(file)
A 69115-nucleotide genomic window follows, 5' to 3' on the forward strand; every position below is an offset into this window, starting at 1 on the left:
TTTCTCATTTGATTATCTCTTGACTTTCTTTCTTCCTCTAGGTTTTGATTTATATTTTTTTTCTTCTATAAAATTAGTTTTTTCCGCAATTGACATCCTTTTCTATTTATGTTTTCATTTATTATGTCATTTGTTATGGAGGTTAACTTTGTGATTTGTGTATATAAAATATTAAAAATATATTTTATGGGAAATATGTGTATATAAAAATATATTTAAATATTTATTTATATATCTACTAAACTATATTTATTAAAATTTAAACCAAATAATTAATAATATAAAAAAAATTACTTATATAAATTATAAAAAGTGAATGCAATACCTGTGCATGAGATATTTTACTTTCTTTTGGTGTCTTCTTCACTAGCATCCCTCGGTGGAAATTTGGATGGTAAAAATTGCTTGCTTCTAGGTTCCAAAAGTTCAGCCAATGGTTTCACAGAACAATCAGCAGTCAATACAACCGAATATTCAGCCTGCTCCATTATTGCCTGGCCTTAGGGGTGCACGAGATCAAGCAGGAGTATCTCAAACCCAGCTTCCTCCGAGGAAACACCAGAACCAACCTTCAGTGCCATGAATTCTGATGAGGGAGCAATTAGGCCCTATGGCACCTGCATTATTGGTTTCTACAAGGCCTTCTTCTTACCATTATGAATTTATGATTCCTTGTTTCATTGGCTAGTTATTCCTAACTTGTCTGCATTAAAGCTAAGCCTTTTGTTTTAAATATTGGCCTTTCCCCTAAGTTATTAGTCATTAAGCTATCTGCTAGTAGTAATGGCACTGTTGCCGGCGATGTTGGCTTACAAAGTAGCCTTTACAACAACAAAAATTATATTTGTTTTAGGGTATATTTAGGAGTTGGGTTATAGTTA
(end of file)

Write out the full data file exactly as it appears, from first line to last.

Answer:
A 69115-nucleotide genomic window follows, 5' to 3' on the forward strand; every position below is an offset into this window, starting at 1 on the left:
TTTCTCATTTGATTATCTCTTGACTTTCTTTCTTCCTCTAGGTTTTGATTTATATTTTTTTTCTTCTATAAAATTAGTTTTTTCCGCAATTGACATCCTTTTCTATTTATGTTTTCATTTATTATGTCATTTGTTATGGAGGTTAACTTTGTGATTTGTGTATATAAAATATTAAAAATATATTTTATGGGAAATATGTGTATATAAAAATATATTTAAATATTTATTTATATATCTACTAAACTATATTTATTAAAATTTAAACCAAATAATTAATAATATAAAAAAAATTACTTATATAAATTATAAAAAGTGAATGCAATACCTGTGCATGAGATATTTTACTTTCTTTTGGTGTCTTCTTCACTAGCATCCCTCGGTGGAAATTTGGATGGTAAAAATTGCTTGCTTCTAGGTTCCAAAAGTTCAGCCAATGGTTTCACAGAACAATCAGCAGTCAATACAACCGAATATTCAGCCTGCTCCATTATTGCCTGGCCTTAGGGGTGCACGAGATCAAGCAGGAGTATCTCAAACCCAGCTTCCTCCGAGGAAACACCAGAACCAACCTTCAGTGCCATGAATTCTGATGAGGGAGCAATTAGGCCCTATGGCACCTGCATTATTGGTTTCTACAAGGCCTTCTTCTTACCATTATGAATTTATGATTCCTTGTTTCATTGGCTAGTTATTCCTAACTTGTCTGCATTAAAGCTAAGCCTTTTGTTTTAAATATTGGCCTTTCCCCTAAGTTATTAGTCATTAAGCTATCTGCTAGTAGTAATGGCACTGTTGCCGGCGATGTTGGCTTACAAAGTAGCCTTTACAACAACAAAAATTATATTTGTTTTAGGGTATATTTAGGAGTTGGGTTATAGTTA